The age old debate of who gets what is likely to become even more fervent after the global pandemic.
With the coffers of governments across the world lying in ruins, politicians are going to have to be selective about where they spend public funds.
There have been widespread reports in recent weeks about the prominence of so called “zombie companies” – those that only survive because of government support – and the damaging effect that could have on the UK’s economic recovery.
In order to address this ticking time bomb, Douglas Grant, managing director at Conister Bank, says the key is for financiers to move beyond the “triage” of support loans that were initially drawn up by governments in March 2020.
He said there’s now a need for banks to identify small and medium sized enterprises (SMEs) that are able to stand on their own two feet and to channel funds there.
“If you take car hire at airports as an example, it’s difficult for lenders because there’s no customers in that space at the moment. There are a lot of expensive assets sat there not turning a wheel. If the UK Government wants car hire when the world does start spinning again, it should support that sector more advantageously and let the banks deal with other industries,” Grant said.
With the level of government and financial backing that the energy transition has enjoyed in the last year, Grant says an ideal space for lenders to target is green finance, which is likely to “survive and grow over the next 5-10 years”.
Conister, which is headquartered in the Isle of Man and is part of AIM listed Manx Financial Group, is currently identifying green sector businesses to help lead the UK’s recovery from the economic downturn.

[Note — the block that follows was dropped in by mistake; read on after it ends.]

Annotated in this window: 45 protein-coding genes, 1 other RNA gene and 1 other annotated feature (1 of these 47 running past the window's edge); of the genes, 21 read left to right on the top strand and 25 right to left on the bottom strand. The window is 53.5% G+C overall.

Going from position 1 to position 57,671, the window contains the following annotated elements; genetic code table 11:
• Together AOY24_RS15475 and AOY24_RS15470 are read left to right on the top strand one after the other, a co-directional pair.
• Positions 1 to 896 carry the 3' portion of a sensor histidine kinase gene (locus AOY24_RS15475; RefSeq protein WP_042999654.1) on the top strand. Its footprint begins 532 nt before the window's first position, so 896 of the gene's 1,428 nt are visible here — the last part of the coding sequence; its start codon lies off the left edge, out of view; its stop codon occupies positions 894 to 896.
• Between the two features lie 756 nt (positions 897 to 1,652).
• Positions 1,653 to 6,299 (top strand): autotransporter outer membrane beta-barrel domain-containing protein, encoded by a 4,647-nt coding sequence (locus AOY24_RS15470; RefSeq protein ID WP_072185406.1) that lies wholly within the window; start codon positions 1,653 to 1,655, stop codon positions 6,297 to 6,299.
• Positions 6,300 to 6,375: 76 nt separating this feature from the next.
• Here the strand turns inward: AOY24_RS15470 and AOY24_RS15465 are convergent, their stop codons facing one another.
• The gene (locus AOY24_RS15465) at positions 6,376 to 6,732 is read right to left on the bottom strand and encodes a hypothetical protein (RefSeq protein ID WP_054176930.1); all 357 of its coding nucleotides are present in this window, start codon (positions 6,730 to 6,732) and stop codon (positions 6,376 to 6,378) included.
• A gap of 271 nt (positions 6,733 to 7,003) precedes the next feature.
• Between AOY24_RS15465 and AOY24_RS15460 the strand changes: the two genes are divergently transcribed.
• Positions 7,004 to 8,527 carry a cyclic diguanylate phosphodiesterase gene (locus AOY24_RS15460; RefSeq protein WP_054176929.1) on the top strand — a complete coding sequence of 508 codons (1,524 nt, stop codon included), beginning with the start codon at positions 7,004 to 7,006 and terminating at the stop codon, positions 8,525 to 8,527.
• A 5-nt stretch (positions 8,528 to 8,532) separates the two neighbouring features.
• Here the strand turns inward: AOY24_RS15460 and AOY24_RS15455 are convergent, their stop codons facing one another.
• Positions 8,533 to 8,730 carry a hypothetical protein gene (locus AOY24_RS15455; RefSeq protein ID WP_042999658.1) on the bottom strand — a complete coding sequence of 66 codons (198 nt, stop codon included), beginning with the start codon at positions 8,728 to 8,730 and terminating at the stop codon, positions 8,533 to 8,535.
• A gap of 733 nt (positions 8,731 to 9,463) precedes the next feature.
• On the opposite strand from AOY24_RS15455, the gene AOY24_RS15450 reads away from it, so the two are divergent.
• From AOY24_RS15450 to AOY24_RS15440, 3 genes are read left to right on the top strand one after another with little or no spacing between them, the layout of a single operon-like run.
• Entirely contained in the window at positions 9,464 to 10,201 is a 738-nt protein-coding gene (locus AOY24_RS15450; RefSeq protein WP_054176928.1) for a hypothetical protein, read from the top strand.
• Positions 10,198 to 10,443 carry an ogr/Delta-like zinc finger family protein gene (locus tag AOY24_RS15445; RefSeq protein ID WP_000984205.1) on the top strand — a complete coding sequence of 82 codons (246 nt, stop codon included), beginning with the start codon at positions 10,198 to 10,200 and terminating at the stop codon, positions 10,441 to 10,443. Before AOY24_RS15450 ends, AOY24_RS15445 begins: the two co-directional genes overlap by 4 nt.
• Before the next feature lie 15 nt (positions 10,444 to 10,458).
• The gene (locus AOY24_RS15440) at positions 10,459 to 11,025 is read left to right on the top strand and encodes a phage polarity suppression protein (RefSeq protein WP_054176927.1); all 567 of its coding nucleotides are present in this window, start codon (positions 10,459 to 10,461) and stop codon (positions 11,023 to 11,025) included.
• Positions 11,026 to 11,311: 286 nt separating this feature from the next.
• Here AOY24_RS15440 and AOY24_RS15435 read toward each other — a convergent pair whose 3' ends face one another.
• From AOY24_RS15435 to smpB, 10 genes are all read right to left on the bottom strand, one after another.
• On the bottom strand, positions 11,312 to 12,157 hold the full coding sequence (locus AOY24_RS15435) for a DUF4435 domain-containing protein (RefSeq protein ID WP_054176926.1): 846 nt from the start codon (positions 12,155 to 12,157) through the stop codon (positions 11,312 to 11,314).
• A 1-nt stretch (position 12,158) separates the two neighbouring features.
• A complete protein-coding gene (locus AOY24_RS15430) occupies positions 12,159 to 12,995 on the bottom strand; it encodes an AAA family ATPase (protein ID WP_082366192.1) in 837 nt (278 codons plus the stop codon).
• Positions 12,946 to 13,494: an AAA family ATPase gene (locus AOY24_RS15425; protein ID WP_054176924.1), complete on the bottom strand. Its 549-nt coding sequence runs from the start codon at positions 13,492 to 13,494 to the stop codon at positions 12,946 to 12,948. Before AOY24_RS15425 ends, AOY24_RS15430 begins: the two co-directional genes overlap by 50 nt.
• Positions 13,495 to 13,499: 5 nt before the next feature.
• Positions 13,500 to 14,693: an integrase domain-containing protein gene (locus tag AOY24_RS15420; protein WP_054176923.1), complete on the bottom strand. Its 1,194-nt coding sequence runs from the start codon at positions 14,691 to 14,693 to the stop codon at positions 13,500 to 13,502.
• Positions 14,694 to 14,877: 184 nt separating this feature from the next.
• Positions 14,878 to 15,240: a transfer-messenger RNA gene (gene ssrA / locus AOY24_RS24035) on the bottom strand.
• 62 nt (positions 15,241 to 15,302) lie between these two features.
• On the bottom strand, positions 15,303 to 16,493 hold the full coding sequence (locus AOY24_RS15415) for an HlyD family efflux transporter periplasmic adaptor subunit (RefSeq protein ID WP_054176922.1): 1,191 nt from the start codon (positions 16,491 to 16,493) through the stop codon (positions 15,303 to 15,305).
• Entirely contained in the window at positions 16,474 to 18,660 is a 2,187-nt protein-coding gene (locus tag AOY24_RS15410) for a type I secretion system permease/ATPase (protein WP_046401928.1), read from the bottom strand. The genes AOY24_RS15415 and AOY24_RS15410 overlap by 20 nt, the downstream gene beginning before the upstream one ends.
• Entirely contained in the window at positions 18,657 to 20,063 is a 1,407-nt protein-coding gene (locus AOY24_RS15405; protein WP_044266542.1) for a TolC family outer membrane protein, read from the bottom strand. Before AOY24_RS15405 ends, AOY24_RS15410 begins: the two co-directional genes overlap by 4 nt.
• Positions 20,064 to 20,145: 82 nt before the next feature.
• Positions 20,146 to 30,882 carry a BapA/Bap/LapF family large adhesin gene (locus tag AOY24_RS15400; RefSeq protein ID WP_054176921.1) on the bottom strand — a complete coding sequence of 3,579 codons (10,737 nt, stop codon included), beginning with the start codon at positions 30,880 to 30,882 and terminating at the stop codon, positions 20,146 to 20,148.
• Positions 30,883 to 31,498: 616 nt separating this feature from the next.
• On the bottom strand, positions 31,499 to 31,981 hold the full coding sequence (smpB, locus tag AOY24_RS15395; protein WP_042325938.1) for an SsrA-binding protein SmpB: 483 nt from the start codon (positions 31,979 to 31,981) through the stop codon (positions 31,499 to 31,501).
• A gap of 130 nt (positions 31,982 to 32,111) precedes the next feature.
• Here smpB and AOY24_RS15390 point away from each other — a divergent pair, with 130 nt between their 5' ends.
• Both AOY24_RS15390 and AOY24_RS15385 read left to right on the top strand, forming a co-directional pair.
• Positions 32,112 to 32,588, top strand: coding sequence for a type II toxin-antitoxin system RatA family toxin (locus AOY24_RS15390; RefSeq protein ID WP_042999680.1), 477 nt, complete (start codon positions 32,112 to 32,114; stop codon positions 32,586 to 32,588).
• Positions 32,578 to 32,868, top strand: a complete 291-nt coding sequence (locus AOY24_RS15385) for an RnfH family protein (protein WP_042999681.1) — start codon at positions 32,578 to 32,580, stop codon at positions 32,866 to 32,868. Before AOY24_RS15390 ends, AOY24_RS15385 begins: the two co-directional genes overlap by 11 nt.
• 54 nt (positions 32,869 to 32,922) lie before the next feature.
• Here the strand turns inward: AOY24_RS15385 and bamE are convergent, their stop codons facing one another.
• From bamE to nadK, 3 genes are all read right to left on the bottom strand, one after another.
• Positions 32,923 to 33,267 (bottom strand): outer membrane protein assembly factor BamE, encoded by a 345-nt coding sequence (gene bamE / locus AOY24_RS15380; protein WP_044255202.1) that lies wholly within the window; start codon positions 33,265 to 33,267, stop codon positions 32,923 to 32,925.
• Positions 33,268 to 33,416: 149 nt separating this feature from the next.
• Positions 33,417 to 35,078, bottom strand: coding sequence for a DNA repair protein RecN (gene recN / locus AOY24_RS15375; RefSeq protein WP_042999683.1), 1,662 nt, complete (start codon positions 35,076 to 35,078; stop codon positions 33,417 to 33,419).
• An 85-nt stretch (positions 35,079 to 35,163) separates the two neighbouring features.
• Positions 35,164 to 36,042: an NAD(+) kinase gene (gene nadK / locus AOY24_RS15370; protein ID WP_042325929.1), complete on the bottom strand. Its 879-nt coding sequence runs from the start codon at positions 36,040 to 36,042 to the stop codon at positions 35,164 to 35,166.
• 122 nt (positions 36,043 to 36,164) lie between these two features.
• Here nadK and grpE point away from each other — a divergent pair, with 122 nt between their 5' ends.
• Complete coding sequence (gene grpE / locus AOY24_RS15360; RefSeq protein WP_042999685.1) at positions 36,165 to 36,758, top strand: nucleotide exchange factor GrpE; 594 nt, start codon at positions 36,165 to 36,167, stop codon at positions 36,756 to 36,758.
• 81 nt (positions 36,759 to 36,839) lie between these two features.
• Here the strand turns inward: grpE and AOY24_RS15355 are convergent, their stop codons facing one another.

It offers finance to SMEs with a focus on renewable energy and projects of around £1 million or less.
Grant said: “There have been very few businesses that have thrived over the last year and the SME market Is no different. We became accredited for both the UK Government’s business support schemes, something we wanted to do to because they’re specifically designed to support those smaller firms.
“If we don’t support the SME market through the hard times, there won’t be one there for us to lend into when normal resumes.”
But, Grant acknowledged that, due to the devastating effect Covid-19 has had on the economy, there are swathes of SMEs that are lost causes.
He added: “There’s a lot of companies out there with too much debt and no future – these are the ones which the press call ‘zombie companies’.
“At some point, those firms, which have been propped up, will fail and what we need to do is to identify which sectors are going to survive and have shown a level of resilience – those are the ones which we want to support.
“Green finance in the UK is going to be hugely buoyed by the government and therefore, for lenders, it makes a lot of sense to fall in and be the debt side for projects.”
Businesses specifically being targeted by Conister range from those looking to retrofit energy efficient boilers into homes all the way through to “bigger one off projects”.
Identifying opportunities through a mix word of mouth and membership of initiative, the bank has, to date, issued around £4m worth of green loans, with a further £17.5m due to be approved in the coming months.
Conister also finds firms on the lookout for loans through the broker channel, something Grant pinpointed as being a “really efficient way” for businesses to change their direction.
He said: “You set out the characteristics of you want to the brokers to find – in our case it’s SMEs that are after green finance. They then find the end customers – it’s a very effective model.”
One of the challenges that arises however is that, with so much emphasis currently on decarbonisation and net zero, it can be tough for firms to know where to start.
As Grant points out, everyone wants to be involved in tackling climate change but it’s “really difficult for people to understand how they can make a difference”.
In order to address this, Grant stresses the need for frank and open discussions about what needs to happen.
“I think about it like a chain. If I’m in the middle and the link to my right is my suppliers, I can engage with them and set out that we’re trying to reduce our carbon footprint and ask what they can do to help”, Grant said.
He added: “On the other side, if I’ve got a loan book with 5% green finance in it, I can actually help that by focussing more on renewables and swaying the books focus. What you’re actually demonstrating to your team is that you can make a positive difference, even as an individual in a small bank like ours.”